EECS Facilities Statement

The Department of Electrical Engineering and Computer Science (EECS) moved to the newly-built Min H. Kao Electrical Engineering and Computer Science building in December 2011. The $37.5M facility houses 165,000 square feet of faculty, staff, and student offices, conference rooms, academic and research laboratories, and classrooms. Eleven laboratories are dedicated to engineering courses such as Signals and Systems, Networking, Circuits, Electronics, and Embedded Systems. Three laboratories are used for Senior Design projects. Two computer laboratories are available for instructional purposes:

  • Hydra – 31 Dell OptiPlex 7040 computers with 3.4 GHz Intel Core i7-6700 processors, 16GB SDRAM and nVidia GeForce GT 745 GPUs. The computers run the Red Hat Enterprise Linux 7. Installed applications include CodeLite, CUDA, Eclipse, GIMP, NetBeans, MATLAB, Synopsys Saber and a variety of open-source software applications and development environments.
  • Tesla – 31 Dell Optiplex 5060 computers with 4.6 GHz Intel Core i7-8700 Processors, 16GB 2666MHz DDR4 SDRAM and nVidia GeForce GTX 730 GPUs. The computers run the Red Hat Enterprise Linux 7. Installed applications include CodeLite, CUDA, Eclipse, GIMP, NetBeans, MATLAB, Synopsys Saber and a variety of open-source software applications and development environments.

Various Windows laboratories run the Microsoft Windows 10 operating system. Installed applications include Microsoft Office, Visual Studio, Agilent, Ansoft, AutoCAD, Cadence, CodeLite, Comsol, CST Studio, Digilent, LabVIEW, LTSpice, Maple, MATLAB and Xilinx ISE. Instructional laboratories and conference rooms have video projection capabilities and/or LED displays. Min H. Kao network technologies include 1 Gbps Ethernet and two wireless networks:

  • eduroam – a secure network available to faculty, staff, and students. In addition to wireless access at UT, faculty, staff, and students are able to obtain Internet connectivity when visiting other participating eduroam institutions.
  • ut-open – an unsecured network available to faculty, staff, students, and visitors. A new portal will be put in place to manage network registration and visitor access.

The EECS departmental infrastructure provides LDAP authentication, web, file/print, and database services. Local research facilities include ADA – multiple Dell PowerEdge servers running a broad selection of licensed engineering applications including products from Agilent, Altium, Ansys, Cadence, Comsol, EMA, GE, Mentor Graphics, Manitoba, Plexim, Siemens, Sonnet, and Synopsys.

The Office of Innovative Technologies (OIT) High Performance & Scientific Computing group provides research computing resources and services to the University community. The resources provided include the newly branded Infrastructure for Scientific Applications and Advanced Computing, or ISAAC for short. ISAAC includes resources for research involving non-sensitive information and sensitive information named ISAAC Open Enclave and ISAAC Secure Enclave, respectively.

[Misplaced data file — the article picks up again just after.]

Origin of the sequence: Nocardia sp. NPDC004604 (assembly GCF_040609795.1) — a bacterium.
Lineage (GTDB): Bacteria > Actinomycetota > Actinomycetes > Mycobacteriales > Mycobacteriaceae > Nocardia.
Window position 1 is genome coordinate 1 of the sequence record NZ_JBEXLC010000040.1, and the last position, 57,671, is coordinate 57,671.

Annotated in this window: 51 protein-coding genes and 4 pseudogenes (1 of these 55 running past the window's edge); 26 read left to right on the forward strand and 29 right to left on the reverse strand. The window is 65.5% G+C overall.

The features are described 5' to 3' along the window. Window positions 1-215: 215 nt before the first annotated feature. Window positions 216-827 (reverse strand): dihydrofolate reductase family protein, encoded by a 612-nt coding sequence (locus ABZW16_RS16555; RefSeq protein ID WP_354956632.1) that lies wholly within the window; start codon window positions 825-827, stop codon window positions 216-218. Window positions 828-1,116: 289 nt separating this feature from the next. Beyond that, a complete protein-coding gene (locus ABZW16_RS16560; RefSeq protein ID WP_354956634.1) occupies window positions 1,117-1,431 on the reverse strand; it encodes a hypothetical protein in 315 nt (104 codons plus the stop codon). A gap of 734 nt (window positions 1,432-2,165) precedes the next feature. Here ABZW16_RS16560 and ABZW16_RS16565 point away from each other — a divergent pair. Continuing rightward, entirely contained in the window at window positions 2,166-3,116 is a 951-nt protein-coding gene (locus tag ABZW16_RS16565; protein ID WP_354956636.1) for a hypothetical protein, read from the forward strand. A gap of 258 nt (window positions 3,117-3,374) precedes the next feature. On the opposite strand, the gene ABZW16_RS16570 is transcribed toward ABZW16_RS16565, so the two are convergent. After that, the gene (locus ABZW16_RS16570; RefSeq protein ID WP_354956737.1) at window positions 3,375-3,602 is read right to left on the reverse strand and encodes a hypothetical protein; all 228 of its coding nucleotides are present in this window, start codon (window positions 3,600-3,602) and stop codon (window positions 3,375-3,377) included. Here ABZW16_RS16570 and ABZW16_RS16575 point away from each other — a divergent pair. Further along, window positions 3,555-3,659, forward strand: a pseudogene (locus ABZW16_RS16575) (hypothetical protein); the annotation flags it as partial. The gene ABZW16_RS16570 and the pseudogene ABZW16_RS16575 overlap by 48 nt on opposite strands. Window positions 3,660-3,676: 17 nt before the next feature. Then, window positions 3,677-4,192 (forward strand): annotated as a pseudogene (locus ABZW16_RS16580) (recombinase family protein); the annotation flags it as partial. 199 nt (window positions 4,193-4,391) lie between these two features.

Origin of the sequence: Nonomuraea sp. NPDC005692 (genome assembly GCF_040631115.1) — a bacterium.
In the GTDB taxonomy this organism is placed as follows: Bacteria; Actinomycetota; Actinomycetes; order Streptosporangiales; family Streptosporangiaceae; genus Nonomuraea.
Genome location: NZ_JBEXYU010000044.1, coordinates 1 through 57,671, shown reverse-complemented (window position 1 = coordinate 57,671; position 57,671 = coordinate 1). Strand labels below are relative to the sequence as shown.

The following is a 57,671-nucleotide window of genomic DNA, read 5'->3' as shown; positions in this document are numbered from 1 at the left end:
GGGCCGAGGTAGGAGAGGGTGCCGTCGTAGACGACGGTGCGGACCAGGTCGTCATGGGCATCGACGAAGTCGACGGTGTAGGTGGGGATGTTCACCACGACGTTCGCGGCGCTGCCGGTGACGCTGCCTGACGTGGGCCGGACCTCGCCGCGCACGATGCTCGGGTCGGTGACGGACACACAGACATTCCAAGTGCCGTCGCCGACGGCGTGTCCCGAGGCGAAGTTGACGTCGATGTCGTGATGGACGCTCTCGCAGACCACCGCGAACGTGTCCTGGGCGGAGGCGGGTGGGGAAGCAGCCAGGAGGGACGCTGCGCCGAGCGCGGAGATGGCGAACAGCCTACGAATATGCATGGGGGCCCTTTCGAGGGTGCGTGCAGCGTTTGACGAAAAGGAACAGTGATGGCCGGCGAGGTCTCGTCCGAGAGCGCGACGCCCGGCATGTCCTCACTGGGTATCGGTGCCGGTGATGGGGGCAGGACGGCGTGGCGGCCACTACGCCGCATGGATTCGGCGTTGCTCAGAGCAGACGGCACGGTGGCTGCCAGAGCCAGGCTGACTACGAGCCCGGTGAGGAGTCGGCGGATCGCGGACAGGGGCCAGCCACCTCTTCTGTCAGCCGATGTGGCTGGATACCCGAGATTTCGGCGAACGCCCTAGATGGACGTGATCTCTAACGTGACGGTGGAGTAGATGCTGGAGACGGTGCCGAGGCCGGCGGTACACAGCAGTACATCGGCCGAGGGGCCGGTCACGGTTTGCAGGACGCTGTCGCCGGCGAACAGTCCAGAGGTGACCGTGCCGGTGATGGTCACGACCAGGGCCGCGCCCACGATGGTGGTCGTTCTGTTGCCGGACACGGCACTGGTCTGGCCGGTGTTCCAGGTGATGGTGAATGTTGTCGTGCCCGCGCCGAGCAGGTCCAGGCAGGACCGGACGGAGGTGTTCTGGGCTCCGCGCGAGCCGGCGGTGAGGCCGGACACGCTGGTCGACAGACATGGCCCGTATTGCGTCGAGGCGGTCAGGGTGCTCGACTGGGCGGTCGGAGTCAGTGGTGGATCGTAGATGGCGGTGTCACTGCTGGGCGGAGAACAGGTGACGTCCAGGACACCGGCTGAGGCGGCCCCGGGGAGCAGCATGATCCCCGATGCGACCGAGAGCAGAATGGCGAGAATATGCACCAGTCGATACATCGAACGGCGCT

The Secure Enclave can support research with Protected Health Information and Controlled Unclassified Information which have specific security requirements specified by federal regulations. Support for use of these resources include system administration support, scientific computing support, documentation, training, software installation and maintenance, and other support services.

OIT is responsible for managing a complex network that spans the campus and remote sites throughout the state. OIT Network Services’ responsibilities include the management of the local UTK network (both wired and wireless), multiple wide area connections, and Internet/Internet2 connectivity. In addition, the group manages various security devices such as firewalls, VPN (Virtual Private Network) access devices, IPS and IDS devices (Intrusion Prevention/Detection Systems). At its core, the UTK network supports speeds of 40 gigabits per second (Gbps) and greater for data center systems including the High Performance & Scientific Computing infrastructure. Most buildings are dual-connected at 20 Gbps to the core in order to accommodate applications that require very high bandwidth. Overall, the campus network supports approximately 20,600 100 Mbps connections, 46,600 Gigabit Ethernet connections and 7,500 Ten Gigabit Ethernet connections. A state of the art wireless network consisting of more than 6,500 wireless access points spans the entire campus.

Remote offices are linked to the main campus network using connections ranging from 10 to 500 Mbps. Such locations include offices in Knoxville, Oak Ridge, Nashville, and Agriculture Extension facilities at various locations in Tennessee. Multiple, redundant connections provide the UTK community with access to the Internet at an aggregate speed of more than 15 Gbps.

Networks connect UTK to research facilities at ORNL (Summit supercomputer) and Internet 2 sites via Southern Crossroads (http://www.sox.net) using 100 Gbps links. UTK is a Sponsored Education Group Participant (SEGP), a program that allows us to sponsor other educational institutions’ access to Internet2 resources. Additionally, UTK provides peering and transit services for other UT System campuses.

Two core firewalls and a multitude of smaller, departmental firewalls, are deployed and managed by Network Services. Secure remote access is facilitated through VPN access devices (appliances) that support both IPSec and SSL/VPN access.

Updated July 12, 2021